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Email to staff from EU countries about the EU Referendum

All staff who had informed the University they were a citizen of an EU country other than the UK were sent this email from the Vice-Chancellor on 1 July 2016.


All of us, I expect, are still trying to understand the implications of the referendum last week, and I know that this may be of real concern to those of you who are citizens of other EU nations working here at the University. This is a very uncertain time, and while I expect it will be a while before we understand all of the effects of this decision, I know that it is starting to impact on many of you, and your families now.

I cannot emphasise enough how much we value the contribution of all of our international staff, and how important it is to the University that we remain thoroughly international in our outlook. We employ people from 70 different countries, including 23 of the remaining EU nations, from porters to Professors. Our students represent over 100 different nationalities and one of the really strong selling points for our students is the diversity of our international staff. While we cannot yet see what the future will bring, where we can influence Government policy, and where we can make our own choices, they will be to sustain our strong international workforce. In meeting with other University Vice-Chancellors, I know that they are of the same view, so with the combined voices of the Higher Education sector all saying the same thing, I am sure that our opinions will be listened to.

You may have seen speculation in the media about what the referendum decision will mean for EU citizens currently living and working the UK. The ‘Leave’ campaign was giving assurances, but as we understand it, until the UK enters into a negotiation with the EU about the terms of the exit, and reaches agreement, the future legal position remains unclear. However, for those of you seeking to base yourselves in the UK, there are routes today which can help you achieve this and take away some of the uncertainty. More information is available from UK Visas and Immigration and we will also be publishing some advice next week.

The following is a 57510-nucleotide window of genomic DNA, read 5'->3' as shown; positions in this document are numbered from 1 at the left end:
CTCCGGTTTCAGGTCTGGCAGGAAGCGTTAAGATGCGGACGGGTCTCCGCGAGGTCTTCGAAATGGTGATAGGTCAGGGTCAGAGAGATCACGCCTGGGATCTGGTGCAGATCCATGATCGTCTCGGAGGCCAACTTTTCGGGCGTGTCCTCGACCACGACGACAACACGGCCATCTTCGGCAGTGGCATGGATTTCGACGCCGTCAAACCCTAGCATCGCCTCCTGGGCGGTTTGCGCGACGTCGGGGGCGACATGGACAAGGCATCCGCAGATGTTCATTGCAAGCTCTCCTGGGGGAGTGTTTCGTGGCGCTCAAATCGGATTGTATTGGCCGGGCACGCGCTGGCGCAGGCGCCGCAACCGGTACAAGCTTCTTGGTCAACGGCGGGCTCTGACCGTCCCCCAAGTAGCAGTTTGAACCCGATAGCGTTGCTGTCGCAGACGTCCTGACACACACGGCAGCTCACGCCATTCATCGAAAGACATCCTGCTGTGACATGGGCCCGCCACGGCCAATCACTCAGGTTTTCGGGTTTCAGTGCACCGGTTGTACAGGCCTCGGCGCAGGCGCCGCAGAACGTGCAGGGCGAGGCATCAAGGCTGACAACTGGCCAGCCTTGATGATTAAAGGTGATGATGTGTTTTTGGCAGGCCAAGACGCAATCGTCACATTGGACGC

We need to keep talking to you and listening to your concerns over this time of uncertainty. I have committed that we will do all we can to ensure that you get the information you need as soon as it is available. We will make this available on the University website, but if you do have particular anxieties which are not being addressed, please do speak to your line manager. I have asked all of the members of my senior team to take a lead in how this affects their particular area of responsibility, and they are also keen to hear views and concerns from our staff.

Thank you for your commitment to the University of Bath, and the way you make us unique. I look forward to more discussions with all of you about how, in line with our new strategy, we can become an even more successful international University.

Professor Dame Glynis Breakwell
President and Vice-Chancellor

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